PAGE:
Bellah in his writing ‘civil religion in America’ 1967, asserts that ‘few have realized that there actually exists alongside of and rather clearly differentiated from the churches an elaborate and well institutionalized civil religion in America’[8]. This quote means that there are several different religious institutions in America which sows that the American people are deeply religious.

Not sure if you can write a paper on Islam Religious Institution in New York by yourself? We can help you for only $16.05 $11/page Learn More All these religions have similarities and differences that they look past and they respect each other for the betterment of the community at large. Bellah also notes that a compilation of beliefs and values with the uttermost respect to consecrated ornaments and embedded cooperatively.

This is to say that this different institutions are purely independent of each other and the political sphere however they do not compete with each other neither do they condemn each other they rather give the masses a chance to choose for the themselves the religion that best suits and takes care for their needs wholly and spiritually, not forgetting emotionally.

This diverse offer the American people a forum whereby they can carry out the Lord’s will on earth that is spreading the good news to all people the world over. If these religious institutions were to turn against each other and begin questioning or condemning each other the world as we know it would come to an end as the religious wars would spread in the whole world not only in America.

Each and every person would want to defend and fight for the religious institution they believe in and follow it would be a blood bath as the respect by the religious institutions as we know it would be long gone. Bellah’s quote captures the diversity of the religious institutions in America as well as the respect that these institutions have for each other not mentioning their independence form other aspects that may influence them.

In conclusion the Islamic Cultural Centre in New York plays different roles in the local community as well as the society at large.

These roles help a lot of different people in different ways, some of the roles that the Islamic Cultural Centre plays are: first, offering services to the Muslims who are based in and around Manhattan and the bigger Muslim community based in the United States of America by providing answers to their religious based questions, second, giving a platform where the faithful can conduct and carry out their prayers, third, offering lessons to the faithful and their children to expand their knowledge and understanding about their religion, informing American Public Opinion with accurate and factual information concerned with Islam, its doctrines, its ideology, its philosophy, culture and its countries; fourth, giving religious leadership to Muslim communities in the United States of America and accurate religious opinions and legal rulings of Islamic law concerning religious, cultural, and social questions; last but not least endorsing better understanding and cordial relations between Muslims and non-Muslims.

The Islamic Cultural Centre in New York represents Muslim American civic actors through their activities and the work they do. This in turn creates a lawful entry of religious actors and activities into the political realm.

The Islamic Cultural Centre ensures Muslim participation in the civic realm encompasses open-mindedness, discourse and municipal dialogue. It brings out general principles like honesty, nonviolence, cooperation, and obligation to social justice that are consistent in both the Islam faith and American civic norms.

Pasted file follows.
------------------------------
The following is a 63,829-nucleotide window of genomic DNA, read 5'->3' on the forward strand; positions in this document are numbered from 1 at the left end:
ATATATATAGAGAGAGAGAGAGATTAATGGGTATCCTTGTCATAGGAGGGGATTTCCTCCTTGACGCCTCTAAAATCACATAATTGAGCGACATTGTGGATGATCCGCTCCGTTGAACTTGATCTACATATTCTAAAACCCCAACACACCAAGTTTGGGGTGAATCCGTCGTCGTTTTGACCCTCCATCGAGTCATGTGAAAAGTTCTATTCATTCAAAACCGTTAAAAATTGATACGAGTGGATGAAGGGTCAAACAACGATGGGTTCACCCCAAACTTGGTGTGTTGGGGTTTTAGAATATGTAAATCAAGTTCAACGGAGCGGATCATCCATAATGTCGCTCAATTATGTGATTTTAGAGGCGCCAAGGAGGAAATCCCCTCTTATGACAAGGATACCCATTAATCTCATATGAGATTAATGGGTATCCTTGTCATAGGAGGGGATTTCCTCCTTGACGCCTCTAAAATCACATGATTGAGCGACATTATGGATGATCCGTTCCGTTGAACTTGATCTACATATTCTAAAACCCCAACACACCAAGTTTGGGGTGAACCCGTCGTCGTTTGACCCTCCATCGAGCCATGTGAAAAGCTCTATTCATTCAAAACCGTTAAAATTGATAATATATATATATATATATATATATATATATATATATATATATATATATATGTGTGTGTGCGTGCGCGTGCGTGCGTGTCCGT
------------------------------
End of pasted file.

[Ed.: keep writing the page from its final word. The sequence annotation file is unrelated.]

It is therefore safe to conclude that the Islamic Cultural Centre represents upright norms and values that make the community a better place to live in not only of the Muslim faithful but for everyone. This tells us that apart from representing the Muslim faith and community in New York the Islamic Cultural Centre it also represents the needs and values of other people in the community, it does not discriminate against members of the community that are not Muslims neither does it force or coerce people to join their religion.

This building has brought a wider knowledge of the Muslim community to the greater New York community. Through explaining in detail the purpose of Islam and how it has been tarnished by wrong doer’s non believers are able to understand that Islam in itself is not violent but some believers try to make it out to be by finding loop holes. The centre offers teachings and has a library where one can learn more about the Muslim faith form its inception to the present. This centre also show cases architectural expertise by Muslims as well as show cases their doctrines in the Islam faith. This then attracts people as not only as a monumental spectacle in New York City but also as a place of worship and a place to learn.

This paper has looked at the different denomination found in the Muslim faith, a brief history of how Muslims came to the United States of America, the history, Architectural design of the Islamic Cultural Centre in New York, issues and activities that the centre is involved and takes part in, and the roles of the building in the community as well the things it represents to the Muslim faithful and the community at large.

The fact that the centre was build at a very central place in Upper Eat Manhattan shows that the American people have deep respect for religion and they value it immensely and that they have an interest in other religions not necessarily to joint them but be aware of their ways, cultures and values.

Works Cited Cristi Marcela, From Civil to Political Religion: The Intersection of Culture, Religion and politics p. 1. Web.

David W. Dunlap, “Michael A. McCarthy, 68, Architect of Mosque on Upper East Side,” The New York Times.

Di Lello, C. Anne Civic Islam in New York: The Dynamics of Muslim American Participation 2010 p. Web.

Encyclopedia of Islam and the Muslim World (2003) p. 666-690. Web.

Cultural Centre of New York 2010. Web.

Footnotes Encyclopedia of Islam and the Muslim World (2003) p. 666-690.

Di Lello, C. Anne Civic Islam in New York: The Dynamics of Muslim American Participation 2010 p. 8.

Islamic Cultural Centre of New York 2010.

David W. Dunlap, “Michael A. McCarthy, 68, Architect of Mosque on Upper East Side,” The New York Times, July 18,2002, A19.

Di Lello, C. Anne

Di Lello C. Anne

Di Lello C. Anne

Cristi Marcela, From Civil to Political Religion: The Intersection of Culture, Religion and politics p. 1.